EDMONTON, Alberta — Just when you thought the Islanders had found the better side of their game, they go and do this.
The best thing you could say about Thursday night in Edmonton is that the 4-2 loss to the Oilers did not end up quite as bad as it looked after the first 20 minutes. Aside from Ilya Sorokin in nets, though, the Islanders struggled in every area.
They couldn’t transition up the ice. They couldn’t run a clean power play. They weren’t quick enough, getting beaten to nearly every puck and muscled off when they did match Edmonton’s speed. They struggled to do even the basics — passing and handling — in this mess of a loss.
After one period, the Oilers had two goals and the Islanders had four shots, with high-danger chances at 14-0. The Islanders regained their footing a little bit after that to make the score more competitive, but make no mistake, they were thoroughly outplayed on the night.
Mathew Barzal’s snipe from the right faceoff dot at 4:42 of the second period helped the Islanders find their footing as it cut Edmonton’s lead in half to 2-1. But it was shortly followed by goals from Dylan Holloway and Zach Hyman to make it 4-1, Oilers, the latter coming off a brutal defensive breakdown that let Hyman skate in on Sorokin unimpeded.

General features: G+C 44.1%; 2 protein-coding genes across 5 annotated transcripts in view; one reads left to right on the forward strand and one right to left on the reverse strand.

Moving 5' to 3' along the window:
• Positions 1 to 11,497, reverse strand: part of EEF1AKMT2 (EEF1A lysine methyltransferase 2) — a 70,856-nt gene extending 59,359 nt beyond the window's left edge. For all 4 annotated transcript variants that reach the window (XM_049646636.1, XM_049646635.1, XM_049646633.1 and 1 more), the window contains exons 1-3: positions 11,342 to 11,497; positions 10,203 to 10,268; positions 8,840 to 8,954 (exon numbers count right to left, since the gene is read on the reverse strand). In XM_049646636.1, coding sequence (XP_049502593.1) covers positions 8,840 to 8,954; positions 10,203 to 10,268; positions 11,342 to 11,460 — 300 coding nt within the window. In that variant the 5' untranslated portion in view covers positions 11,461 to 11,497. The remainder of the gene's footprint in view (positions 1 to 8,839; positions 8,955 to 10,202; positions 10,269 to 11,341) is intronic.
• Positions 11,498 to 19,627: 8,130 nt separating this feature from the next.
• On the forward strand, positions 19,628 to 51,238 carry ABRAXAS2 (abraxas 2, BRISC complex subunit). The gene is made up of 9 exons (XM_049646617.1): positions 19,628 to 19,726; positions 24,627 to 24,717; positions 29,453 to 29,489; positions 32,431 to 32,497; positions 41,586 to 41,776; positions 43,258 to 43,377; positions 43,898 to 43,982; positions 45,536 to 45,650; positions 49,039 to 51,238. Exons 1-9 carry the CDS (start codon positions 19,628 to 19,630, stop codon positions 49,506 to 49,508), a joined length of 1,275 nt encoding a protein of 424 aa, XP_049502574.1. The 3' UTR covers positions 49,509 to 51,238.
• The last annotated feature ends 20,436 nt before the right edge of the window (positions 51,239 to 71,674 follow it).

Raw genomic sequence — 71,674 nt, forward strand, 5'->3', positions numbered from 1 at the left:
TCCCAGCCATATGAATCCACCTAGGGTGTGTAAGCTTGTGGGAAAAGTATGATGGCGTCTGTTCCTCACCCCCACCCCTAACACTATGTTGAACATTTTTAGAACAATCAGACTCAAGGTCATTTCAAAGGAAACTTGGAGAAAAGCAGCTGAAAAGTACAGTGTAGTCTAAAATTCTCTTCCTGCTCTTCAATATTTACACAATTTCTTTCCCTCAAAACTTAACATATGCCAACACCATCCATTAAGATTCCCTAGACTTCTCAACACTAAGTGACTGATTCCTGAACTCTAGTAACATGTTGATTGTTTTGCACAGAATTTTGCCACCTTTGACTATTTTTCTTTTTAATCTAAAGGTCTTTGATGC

Cal Clutterbuck, who was playing his first game back after a finger injury, got on the scoresheet with 53 seconds to go in the second to keep the game within arm’s length going into the third.
That allowed the Islanders to keep some dignity in the final score, and take something positive away from the evening, but the final 20 minutes came and went without the Islanders seriously challenging for the victory.
Leon Draisaitl put the Oilers up 1-0 at 9:26 of the first with a one-timer from the left circle off Connor McDavid’s feed, crashing the door down after the Oilers knocked on it for the entire power play. When the Islanders got a chance of their own on Ryan Nugent-Hopkins’ hooking penalty at 17:19, they responded by getting one shot on goal and giving up a shorthanded tally, as Kailer Yamamoto got up the ice unimpeded to double the lead to 2-0.
In truth, the Islanders were lucky at that point to only be down two. On another night, as in Vancouver 48 hours prior, they might have gone into the dressing room, found their footing and competed for a win over the next 40 minutes.
They did compete harder, and got the goals to prove it. But they never sniffed victory, even against a shaky Oilers team.
Every team has bad games, but the Islanders have thrown up two stinkers in their last three — don’t forget Sunday’s loss in Seattle.
A win in Calgary on Friday can wipe this one from their memories quickly, but even on the heels of four wins in five, it’s hard to spin this one positively. The loss knocks the Islanders down to 22-16-2 and sets up Friday’s match as a chance to salvage a .500 record on the four-game trip out west. They also lose two points on the Rangers and Capitals, who both took victories on Thursday.
More important than the big-picture impact on the standings, though, is that the Islanders failed to compete for 60 minutes with a team that, like them, is fighting for a wild-card playoff spot. In November at UBS Arena, the Islanders rode Sorokin to a blowout win over the Oilers.
Out here on the prairie, it wasn’t just McDavid and Draisaitl overwhelming them — it was a loss from top to bottom.